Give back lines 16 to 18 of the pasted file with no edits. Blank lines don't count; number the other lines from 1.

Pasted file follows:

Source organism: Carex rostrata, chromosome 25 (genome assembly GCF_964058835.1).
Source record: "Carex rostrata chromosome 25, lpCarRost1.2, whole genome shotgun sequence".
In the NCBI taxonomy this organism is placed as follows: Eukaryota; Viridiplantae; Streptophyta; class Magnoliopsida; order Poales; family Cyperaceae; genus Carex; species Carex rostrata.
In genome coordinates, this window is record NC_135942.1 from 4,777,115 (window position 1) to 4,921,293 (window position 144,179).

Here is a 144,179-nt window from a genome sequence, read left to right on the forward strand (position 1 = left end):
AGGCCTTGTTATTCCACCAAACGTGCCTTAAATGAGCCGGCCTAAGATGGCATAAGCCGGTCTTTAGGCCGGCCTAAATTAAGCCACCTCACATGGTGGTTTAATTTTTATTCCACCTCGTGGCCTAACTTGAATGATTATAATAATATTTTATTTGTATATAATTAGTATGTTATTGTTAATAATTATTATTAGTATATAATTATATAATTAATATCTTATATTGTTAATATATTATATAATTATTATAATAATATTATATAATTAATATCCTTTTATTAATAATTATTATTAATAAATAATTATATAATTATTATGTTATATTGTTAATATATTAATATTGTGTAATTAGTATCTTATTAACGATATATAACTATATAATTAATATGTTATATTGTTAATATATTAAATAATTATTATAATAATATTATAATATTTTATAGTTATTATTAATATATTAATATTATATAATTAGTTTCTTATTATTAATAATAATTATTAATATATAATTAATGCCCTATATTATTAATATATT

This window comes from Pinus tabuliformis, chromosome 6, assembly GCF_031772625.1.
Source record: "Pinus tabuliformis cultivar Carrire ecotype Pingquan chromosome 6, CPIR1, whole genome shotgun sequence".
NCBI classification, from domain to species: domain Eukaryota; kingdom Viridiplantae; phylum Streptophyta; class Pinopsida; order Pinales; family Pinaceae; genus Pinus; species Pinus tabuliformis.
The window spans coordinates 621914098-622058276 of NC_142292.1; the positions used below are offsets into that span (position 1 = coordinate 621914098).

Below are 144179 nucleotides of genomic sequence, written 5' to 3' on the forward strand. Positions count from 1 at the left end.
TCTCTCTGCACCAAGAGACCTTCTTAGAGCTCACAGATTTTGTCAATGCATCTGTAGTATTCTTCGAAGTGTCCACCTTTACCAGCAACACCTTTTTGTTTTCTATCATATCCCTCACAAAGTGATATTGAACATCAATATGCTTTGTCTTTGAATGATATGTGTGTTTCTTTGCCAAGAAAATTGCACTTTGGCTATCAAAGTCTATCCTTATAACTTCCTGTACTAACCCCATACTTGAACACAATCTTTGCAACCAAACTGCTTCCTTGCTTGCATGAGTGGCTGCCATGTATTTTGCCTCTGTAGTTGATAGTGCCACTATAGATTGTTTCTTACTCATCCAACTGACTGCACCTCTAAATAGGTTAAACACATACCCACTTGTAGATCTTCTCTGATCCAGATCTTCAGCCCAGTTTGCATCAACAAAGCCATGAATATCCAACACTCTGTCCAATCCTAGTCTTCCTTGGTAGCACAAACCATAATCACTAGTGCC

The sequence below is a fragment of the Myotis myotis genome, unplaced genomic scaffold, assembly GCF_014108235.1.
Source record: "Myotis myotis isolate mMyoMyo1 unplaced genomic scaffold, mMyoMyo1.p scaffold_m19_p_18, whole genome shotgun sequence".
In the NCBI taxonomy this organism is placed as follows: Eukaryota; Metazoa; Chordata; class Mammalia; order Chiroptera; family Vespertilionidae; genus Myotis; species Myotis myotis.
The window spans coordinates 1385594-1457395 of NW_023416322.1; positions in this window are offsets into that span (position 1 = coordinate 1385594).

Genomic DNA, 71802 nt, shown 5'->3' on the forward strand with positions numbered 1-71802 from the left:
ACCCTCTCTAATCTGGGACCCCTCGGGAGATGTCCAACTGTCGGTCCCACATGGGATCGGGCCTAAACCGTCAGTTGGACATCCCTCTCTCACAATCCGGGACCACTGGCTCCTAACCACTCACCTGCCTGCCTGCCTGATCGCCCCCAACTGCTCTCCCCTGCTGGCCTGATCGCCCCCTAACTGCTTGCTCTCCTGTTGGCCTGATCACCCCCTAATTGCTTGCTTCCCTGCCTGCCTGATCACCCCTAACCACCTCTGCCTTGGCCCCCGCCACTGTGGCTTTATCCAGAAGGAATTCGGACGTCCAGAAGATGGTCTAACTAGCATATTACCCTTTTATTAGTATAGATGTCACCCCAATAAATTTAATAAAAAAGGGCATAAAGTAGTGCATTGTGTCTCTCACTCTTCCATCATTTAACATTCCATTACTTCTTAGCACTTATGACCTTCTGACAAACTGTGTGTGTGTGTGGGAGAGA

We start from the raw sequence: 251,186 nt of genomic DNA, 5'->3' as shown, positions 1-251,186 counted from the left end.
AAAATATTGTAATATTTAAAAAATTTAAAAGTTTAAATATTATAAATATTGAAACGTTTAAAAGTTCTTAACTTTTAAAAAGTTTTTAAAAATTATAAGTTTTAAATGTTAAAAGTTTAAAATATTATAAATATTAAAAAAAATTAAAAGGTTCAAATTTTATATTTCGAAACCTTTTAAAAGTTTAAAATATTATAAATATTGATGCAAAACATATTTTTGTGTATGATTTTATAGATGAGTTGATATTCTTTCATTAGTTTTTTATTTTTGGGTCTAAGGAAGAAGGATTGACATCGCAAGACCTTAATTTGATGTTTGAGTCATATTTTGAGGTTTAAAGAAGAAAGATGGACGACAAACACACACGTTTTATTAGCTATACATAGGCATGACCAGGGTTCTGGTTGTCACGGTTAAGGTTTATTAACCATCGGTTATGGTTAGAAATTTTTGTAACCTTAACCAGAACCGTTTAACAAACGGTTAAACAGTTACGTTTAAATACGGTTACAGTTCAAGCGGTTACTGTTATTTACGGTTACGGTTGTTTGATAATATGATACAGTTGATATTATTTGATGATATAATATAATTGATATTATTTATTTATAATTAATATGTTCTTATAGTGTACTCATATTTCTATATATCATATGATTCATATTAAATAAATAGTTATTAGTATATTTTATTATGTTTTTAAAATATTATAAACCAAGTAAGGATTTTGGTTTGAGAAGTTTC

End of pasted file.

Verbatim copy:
The window spans coordinates 1385594-1457395 of NW_023416322.1; positions in this window are offsets into that span (position 1 = coordinate 1385594).

Genomic DNA, 71802 nt, shown 5'->3' on the forward strand with positions numbered 1-71802 from the left:
ACCCTCTCTAATCTGGGACCCCTCGGGAGATGTCCAACTGTCGGTCCCACATGGGATCGGGCCTAAACCGTCAGTTGGACATCCCTCTCTCACAATCCGGGACCACTGGCTCCTAACCACTCACCTGCCTGCCTGCCTGATCGCCCCCAACTGCTCTCCCCTGCTGGCCTGATCGCCCCCTAACTGCTTGCTCTCCTGTTGGCCTGATCACCCCCTAATTGCTTGCTTCCCTGCCTGCCTGATCACCCCTAACCACCTCTGCCTTGGCCCCCGCCACTGTGGCTTTATCCAGAAGGAATTCGGACGTCCAGAAGATGGTCTAACTAGCATATTACCCTTTTATTAGTATAGATGTCACCCCAATAAATTTAATAAAAAAGGGCATAAAGTAGTGCATTGTGTCTCTCACTCTTCCATCATTTAACATTCCATTACTTCTTAGCACTTATGACCTTCTGACAAACTGTGTGTGTGTGTGGGAGAGA